By Elizabeth Dilts
NEW YORK (Reuters) – A decade on big U.S. banks are still running down and selling off crisis-era mortgages, a process executives point to as weighing on loan growth.
Eager to see a turning point in loan books, analysts count these portfolios as one factor, along with home equity loan runoff and new mortgage demand, to watch for when deciphering the true loan growth picture as U.S. second-quarter bank earnings start on Friday.
Wells Fargo & Co and Bank of America Corp executives have flagged portfolios from prior to the 2008-2009 crisis era where banks are no longer originating similar new products when they are asked to predict a turning point in consumer loans.
“These are portfolios of a bygone era that were very, very painful for the banks,” said Gerard Cassidy, bank analyst with RBC Capital Markets. “They are not plain vanilla portfolios, which means they are more costly to manage. It may just not be worth the headache.”
Analysts have said higher loan growth is critical to driving bank’s stock prices, but they anticipate only a modest acceleration year over year, driven primarily by commercial and industrial loans, not residential.
“Remember that there’s a portion of that book that, again, is pre-crisis,” Chief Executive Tim Sloan said about Wells Fargo’s mortgage book at a May conference. He added the bank continues to examine the older portfolio’s risk-return tradeoff and sells assets when the opportunity arises, factors “that could have some impact” on growth.
Wells Fargo owns around $23 billion of “Pick-A-Pay loans it picked up by buying the floundering Wachovia bank at the height of the mortgage crisis, versus $115 billion 10 years ago. Those loans allowed borrowers to initially choose their monthly mortgage payment, even if it was not enough to reduce the debt.
Bank of America at the end of 2017 had nearly $11 billion in credit-impaired mortgages left from buying Countrywide Financial, less than one-third of what it held at the end of 2009.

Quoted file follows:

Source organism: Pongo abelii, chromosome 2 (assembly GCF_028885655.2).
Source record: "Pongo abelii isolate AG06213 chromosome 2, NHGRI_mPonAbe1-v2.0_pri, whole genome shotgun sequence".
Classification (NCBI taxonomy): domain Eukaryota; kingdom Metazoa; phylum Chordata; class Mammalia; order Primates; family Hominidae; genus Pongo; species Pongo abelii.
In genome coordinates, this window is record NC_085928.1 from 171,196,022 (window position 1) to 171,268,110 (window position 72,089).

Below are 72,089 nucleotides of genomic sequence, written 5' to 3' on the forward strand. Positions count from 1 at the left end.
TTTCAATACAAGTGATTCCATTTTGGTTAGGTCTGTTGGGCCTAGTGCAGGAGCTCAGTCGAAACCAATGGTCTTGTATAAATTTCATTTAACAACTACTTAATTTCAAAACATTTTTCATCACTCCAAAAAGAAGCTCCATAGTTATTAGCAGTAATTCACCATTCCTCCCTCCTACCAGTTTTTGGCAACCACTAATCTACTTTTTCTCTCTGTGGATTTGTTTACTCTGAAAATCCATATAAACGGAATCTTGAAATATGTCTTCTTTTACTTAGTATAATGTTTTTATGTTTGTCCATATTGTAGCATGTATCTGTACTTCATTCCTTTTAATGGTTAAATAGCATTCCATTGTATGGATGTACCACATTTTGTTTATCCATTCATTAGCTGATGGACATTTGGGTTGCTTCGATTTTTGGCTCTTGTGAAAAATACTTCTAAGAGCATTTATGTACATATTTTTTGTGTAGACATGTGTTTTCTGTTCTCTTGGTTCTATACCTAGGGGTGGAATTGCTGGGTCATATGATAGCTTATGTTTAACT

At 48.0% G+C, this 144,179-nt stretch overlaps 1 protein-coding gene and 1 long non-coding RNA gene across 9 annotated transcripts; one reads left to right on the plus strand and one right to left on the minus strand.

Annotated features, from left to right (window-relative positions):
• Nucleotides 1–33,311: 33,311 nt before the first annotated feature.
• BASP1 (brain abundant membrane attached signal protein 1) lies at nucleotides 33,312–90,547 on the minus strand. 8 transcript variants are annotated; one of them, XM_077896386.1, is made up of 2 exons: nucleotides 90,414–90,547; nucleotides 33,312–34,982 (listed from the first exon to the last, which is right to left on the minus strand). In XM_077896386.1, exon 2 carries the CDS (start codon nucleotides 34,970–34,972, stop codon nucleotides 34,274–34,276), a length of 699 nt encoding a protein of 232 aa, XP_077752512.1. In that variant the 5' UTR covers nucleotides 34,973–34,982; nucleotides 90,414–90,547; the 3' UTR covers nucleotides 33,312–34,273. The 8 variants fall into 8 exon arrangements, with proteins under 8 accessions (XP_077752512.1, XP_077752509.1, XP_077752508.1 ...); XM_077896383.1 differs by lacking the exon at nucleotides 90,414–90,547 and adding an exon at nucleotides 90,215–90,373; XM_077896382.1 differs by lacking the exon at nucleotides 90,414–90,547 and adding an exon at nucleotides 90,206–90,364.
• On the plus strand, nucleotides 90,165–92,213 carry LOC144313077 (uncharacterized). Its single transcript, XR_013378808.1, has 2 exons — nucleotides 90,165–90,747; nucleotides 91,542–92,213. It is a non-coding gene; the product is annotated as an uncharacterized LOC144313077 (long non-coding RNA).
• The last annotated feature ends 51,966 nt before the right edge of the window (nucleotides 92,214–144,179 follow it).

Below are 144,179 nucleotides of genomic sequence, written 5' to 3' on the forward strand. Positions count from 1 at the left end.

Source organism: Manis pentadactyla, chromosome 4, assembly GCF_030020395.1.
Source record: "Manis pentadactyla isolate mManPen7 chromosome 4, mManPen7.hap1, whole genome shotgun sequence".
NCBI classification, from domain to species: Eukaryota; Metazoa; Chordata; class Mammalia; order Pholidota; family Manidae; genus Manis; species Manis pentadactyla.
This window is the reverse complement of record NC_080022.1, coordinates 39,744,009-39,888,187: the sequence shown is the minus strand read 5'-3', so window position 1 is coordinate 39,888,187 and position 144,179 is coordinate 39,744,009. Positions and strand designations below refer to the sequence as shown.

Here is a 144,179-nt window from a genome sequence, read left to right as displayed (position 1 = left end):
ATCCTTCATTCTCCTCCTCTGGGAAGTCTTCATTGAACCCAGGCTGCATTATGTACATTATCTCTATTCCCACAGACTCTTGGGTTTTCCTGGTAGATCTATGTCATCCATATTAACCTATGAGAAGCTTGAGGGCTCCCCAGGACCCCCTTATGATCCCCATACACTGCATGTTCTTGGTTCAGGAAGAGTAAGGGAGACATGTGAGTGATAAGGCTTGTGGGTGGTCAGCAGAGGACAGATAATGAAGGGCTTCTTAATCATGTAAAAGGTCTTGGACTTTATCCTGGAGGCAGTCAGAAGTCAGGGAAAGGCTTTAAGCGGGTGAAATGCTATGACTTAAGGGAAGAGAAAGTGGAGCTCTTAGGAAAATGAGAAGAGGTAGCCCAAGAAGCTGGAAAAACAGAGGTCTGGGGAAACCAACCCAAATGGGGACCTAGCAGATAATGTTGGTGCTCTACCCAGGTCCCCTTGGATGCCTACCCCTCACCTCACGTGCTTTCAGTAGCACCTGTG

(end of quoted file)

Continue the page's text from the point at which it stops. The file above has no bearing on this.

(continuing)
“We’re still running off some portfolios, believe it or not, 10 years after the crisis,” Bank of America CEO Brian Moynihan said in April when asked about overall loan growth not picking up after the U.S. tax cuts passed by Congress late last year, noting 5 percent growth in core lending outpaced U.S. economic growth.
JPMorgan Chase & Co still owns roughly $30.5 billion-worth of the $89 billion in bad loans took on from Washington Mutual in 2008.
The pre-crisis loans do weigh somewhat, but the portfolios’ small size mitigates the overall earnings impact, said Keefe, Bruyette & Woods analyst Brian Kleinhanzl.
“It’s a runoff portfolio so there is some drag to growth,” he said.
Most of these mortgages may not be in foreclosure or delinquency. Bank of America said 88 percent of unpaid principal on Countrywide loans was current at end-2017. Runoff or sales can also take a small bite from revenue if the loans are higher yielding than the broader loan portfolio.
Some individual borrowers are still struggling to turn the page a decade later.
The Mortgage Bankers Association said that of the 39 million outstanding U.S. mortgages it tracks, about 1.2 million are seriously delinquent loans issued in 2007 or earlier. The loans have not been paid in at least three months, and many are in foreclosure.
Charlena and Keith Kendrick said they recently filed for Chapter 13 bankruptcy to avoid foreclosure on their suburban Indianapolis, Indiana home. They started struggling to pay their Wells Fargo Pick-a-Pay mortgage in 2012, Charlena Kendrick said. By this May, they owed around $100,000 on their mortgage and were behind $11,000 on monthly payments when they say the bank declined their fourth modification request. “I feel like this bad paper to them,” she said. “I feel like they really just want to get rid of it.” Wells Fargo spokesman Tom Goyda said that the bank works “hard to help customers avoid foreclosure.” Since 2009, Wells Fargo has forgiven $9 billion of mortgage principal, including $6 billion of Pick-a-Pay loans.
(This version of the story has been refiled to correct the spelling of the analyst’s name in paragraph 11.)
(Reporting By Elizabeth Dilts; Editing by Meredith Mazzilli)